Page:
There was only one Seattle City Council member logged in to participate in Thursday night’s “rogue” committee meeting on an “Amazon Tax.”
The major proposal from Central Seattle representative Kshama Sawant to tax big business to the tune of $500 million per year seemed to be moving through the council last month. It had a public hearing in late April and seemed on its way to a committee vote this month. But it was suddenly stymied as council president Lorena González tabled the tax proposal over concerns that dealing with the legislation could violate public meetings law during the COVID-19 crisis.
Sawant announced she would take up discussion of the proposed legislation in a committee she controlled despite the warnings, a rogue move in defiance of Gonzalez’s decision.
But Thursday night, Sawant was the only council member in attendance.
“Let’s be very clear here: the Democratic Party political establishment is trying to use the cover of legal arguments — and not very competent ones at that — to try and quash our growing movement and protect big business from taxation,” Sawant said. Continue reading →
Stymied at Seattle City Hall so far on her quest for an Amazon Tax and watching political alliance forge in the run-up to her reelection last fall dissolve, City Council member Kshama Sawant says she will make a bid this week to take back control of legislation to create a COVID-19 relief fund and a new tax on Seattle’s largest businesses to pay for affordable housing.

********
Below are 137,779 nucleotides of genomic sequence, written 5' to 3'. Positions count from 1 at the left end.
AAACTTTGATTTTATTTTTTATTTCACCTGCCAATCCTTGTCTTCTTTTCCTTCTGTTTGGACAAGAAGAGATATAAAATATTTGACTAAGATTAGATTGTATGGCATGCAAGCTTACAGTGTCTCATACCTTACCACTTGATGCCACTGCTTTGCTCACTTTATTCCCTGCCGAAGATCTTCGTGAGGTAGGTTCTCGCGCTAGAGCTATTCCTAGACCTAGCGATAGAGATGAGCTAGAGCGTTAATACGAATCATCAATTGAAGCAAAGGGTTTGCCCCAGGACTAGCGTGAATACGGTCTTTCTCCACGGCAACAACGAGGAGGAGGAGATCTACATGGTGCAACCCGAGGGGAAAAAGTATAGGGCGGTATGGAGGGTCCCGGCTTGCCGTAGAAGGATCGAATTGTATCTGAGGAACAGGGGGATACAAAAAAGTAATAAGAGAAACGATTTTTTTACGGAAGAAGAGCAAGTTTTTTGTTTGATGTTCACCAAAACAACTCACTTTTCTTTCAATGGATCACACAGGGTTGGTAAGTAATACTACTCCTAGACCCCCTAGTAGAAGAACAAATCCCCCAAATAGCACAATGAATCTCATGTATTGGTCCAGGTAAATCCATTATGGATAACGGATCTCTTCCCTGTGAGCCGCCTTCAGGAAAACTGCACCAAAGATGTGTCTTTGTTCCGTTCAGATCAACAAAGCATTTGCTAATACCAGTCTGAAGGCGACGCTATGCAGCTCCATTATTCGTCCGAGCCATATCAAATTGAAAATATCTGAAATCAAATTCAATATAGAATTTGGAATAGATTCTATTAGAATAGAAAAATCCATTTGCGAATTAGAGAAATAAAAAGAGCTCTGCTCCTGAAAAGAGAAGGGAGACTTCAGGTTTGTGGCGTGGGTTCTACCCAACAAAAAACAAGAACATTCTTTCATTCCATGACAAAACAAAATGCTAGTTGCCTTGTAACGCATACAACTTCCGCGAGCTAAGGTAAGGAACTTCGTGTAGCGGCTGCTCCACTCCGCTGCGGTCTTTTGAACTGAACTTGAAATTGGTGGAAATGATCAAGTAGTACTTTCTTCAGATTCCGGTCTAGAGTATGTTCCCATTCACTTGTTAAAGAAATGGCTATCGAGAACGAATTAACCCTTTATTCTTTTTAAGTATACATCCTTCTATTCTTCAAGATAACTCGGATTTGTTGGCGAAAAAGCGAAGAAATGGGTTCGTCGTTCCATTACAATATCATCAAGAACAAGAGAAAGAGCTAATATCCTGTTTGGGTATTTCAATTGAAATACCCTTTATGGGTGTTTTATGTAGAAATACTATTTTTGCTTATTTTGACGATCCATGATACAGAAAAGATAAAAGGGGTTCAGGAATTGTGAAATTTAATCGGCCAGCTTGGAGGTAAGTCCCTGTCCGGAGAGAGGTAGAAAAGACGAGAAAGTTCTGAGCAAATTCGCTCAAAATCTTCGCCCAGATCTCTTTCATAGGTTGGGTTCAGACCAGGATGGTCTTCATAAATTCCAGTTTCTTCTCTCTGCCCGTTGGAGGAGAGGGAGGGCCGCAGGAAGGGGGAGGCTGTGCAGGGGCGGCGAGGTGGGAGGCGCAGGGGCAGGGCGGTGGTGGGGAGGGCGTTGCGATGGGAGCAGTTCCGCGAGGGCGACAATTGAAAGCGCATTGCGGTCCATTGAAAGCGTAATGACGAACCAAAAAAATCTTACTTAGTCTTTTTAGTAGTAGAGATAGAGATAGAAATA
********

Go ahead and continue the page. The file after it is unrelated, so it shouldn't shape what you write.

“The argument that our virtual, open, filmed, broadcast, recorded council meetings are not open enough, justifying cancelling those meetings in a backroom deal, and claiming this is in defense of open public meetings, is truly Orwellian,” the announcement of Sawant’s planned Thursday night meeting of her Sustainability and Renters Rights Committee reads: Continue reading →
It’s not easy gathering 21,000 signatures during a pandemic.
City Council representative Kshama Sawant and advocates for a new tax on Seattle’s largest businesses are calling for changes in the rules governing signature gathering in the city during the COVID-19 crisis.
The group Tax Amazon announced Monday that the National Lawyers Guild is joining the fight to move the process online:
Across the country, organizers are evaluating the way forward for signature gathering for citizen-lead ballot initiatives and grassroots candidates. Organizers cannot canvass to collect paper signatures while respecting the scientist-recommended and necessary social distancing measures to prevent the spread of COVID19. Citizen-led ballot initiatives are an integral tool for working-class people to exercise democracy under this highly unequal political system. The National Lawyers Guild is standing alongside the Tax Amazon campaign to call on city and state governments to protect democratic rights during the pandemic. In the absence of online signatures, campaigns will be forced to rely on extremely expensive mass mailing campaigns, which will disproportionately benefit corporate-backed campaigns.